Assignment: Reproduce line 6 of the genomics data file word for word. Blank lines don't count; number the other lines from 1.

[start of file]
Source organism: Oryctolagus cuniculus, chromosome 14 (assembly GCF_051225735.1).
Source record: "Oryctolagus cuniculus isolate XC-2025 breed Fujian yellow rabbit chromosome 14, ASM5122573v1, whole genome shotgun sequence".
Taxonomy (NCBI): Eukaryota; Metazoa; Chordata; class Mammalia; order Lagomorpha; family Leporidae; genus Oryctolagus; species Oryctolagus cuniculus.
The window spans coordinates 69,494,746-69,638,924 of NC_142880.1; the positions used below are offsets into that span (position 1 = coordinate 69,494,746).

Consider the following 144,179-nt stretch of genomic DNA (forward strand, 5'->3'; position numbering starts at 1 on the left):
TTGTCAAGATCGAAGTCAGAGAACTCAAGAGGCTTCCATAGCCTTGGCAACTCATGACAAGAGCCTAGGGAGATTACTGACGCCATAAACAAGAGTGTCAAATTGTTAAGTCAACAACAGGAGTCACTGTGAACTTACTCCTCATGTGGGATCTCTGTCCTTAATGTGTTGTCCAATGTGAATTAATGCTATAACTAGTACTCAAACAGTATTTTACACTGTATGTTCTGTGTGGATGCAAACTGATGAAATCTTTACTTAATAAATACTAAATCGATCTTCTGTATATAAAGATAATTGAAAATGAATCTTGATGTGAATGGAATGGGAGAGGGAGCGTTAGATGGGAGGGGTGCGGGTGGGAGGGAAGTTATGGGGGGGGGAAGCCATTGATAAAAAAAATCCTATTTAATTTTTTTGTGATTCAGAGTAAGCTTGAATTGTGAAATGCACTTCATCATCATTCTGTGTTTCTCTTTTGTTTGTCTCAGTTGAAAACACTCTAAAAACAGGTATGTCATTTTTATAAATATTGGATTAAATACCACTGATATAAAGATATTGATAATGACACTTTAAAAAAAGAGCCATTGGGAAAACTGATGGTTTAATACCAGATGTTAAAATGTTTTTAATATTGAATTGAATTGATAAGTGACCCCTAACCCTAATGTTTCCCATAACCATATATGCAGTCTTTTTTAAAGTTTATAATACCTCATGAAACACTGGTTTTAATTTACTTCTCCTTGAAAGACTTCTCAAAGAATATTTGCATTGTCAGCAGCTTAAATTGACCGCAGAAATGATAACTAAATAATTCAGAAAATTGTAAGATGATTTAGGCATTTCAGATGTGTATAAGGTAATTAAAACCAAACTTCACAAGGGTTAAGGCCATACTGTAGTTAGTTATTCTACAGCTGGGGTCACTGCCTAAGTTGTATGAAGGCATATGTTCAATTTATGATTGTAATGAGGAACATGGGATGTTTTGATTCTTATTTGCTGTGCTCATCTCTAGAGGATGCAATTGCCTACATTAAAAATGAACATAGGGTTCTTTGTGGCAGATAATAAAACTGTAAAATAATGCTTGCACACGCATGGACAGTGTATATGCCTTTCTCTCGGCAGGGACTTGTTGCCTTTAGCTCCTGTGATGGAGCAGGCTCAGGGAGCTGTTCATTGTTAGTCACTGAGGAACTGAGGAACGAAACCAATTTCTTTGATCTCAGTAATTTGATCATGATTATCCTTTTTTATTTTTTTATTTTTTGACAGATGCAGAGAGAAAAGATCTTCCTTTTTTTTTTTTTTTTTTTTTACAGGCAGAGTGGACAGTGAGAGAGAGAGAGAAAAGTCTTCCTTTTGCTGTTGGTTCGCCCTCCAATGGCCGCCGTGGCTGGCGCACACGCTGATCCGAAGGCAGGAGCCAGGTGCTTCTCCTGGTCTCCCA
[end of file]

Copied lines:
TTGTCAAGATCGAAGTCAGAGAACTCAAGAGGCTTCCATAGCCTTGGCAACTCATGACAAGAGCCTAGGGAGATTACTGACGCCATAAACAAGAGTGTCAAATTGTTAAGTCAACAACAGGAGTCACTGTGAACTTACTCCTCATGTGGGATCTCTGTCCTTAATGTGTTGTCCAATGTGAATTAATGCTATAACTAGTACTCAAACAGTATTTTACACTGTATGTTCTGTGTGGATGCAAACTGATGAAATCTTTACTTAATAAATACTAAATCGATCTTCTGTATATAAAGATAATTGAAAATGAATCTTGATGTGAATGGAATGGGAGAGGGAGCGTTAGATGGGAGGGGTGCGGGTGGGAGGGAAGTTATGGGGGGGGGAAGCCATTGATAAAAAAAATCCTATTTAATTTTTTTGTGATTCAGAGTAAGCTTGAATTGTGAAATGCACTTCATCATCATTCTGTGTTTCTCTTTTGTTTGTCTCAGTTGAAAACACTCTAAAAACAGGTATGTCATTTTTATAAATATTGGATTAAATACCACTGATATAAAGATATTGATAATGACACTTTAAAAAAAGAGCCATTGGGAAAACTGATGGTTTAATACCAGATGTTAAAATGTTTTTAATATTGAATTGAATTGATAAGTGACCCCTAACCCTAATGTTTCCCATAACCATATATGCAGTCTTTTTTAAAGTTTATAATACCTCATGAAACACTGGTTTTAATTTACTTCTCCTTGAAAGACTTCTCAAAGAATATTTGCATTGTCAGCAGCTTAAATTGACCGCAGAAATGATAACTAAATAATTCAGAAAATTGTAAGATGATTTAGGCATTTCAGATGTGTATAAGGTAATTAAAACCAAACTTCACAAGGGTTAAGGCCATACTGTAGTTAGTTATTCTACAGCTGGGGTCACTGCCTAAGTTGTATGAAGGCATATGTTCAATTTATGATTGTAATGAGGAACATGGGATGTTTTGATTCTTATTTGCTGTGCTCATCTCTAGAGGATGCAATTGCCTACATTAAAAATGAACATAGGGTTCTTTGTGGCAGATAATAAAACTGTAAAATAATGCTTGCACACGCATGGACAGTGTATATGCCTTTCTCTCGGCAGGGACTTGTTGCCTTTAGCTCCTGTGATGGAGCAGGCTCAGGGAGCTGTTCATTGTTAGTCACTGAGGAACTGAGGAACGAAACCAATTTCTTTGATCTCAGTAATTTGATCATGATTATCCTTTTTTATTTTTTTATTTTTTGACAGATGCAGAGAGAAAAGATCTTCCTTTTTTTTTTTTTTTTTTTTTACAGGCAGAGTGGACAGTGAGAGAGAGAGAGAAAAGTCTTCCTTTTGCTGTTGGTTCGCCCTCCAATGGCCGCCGTGGCTGGCGCACACGCTGATCCGAAGGCAGGAGCCAGGTGCTTCTCCTGGTCTCCCA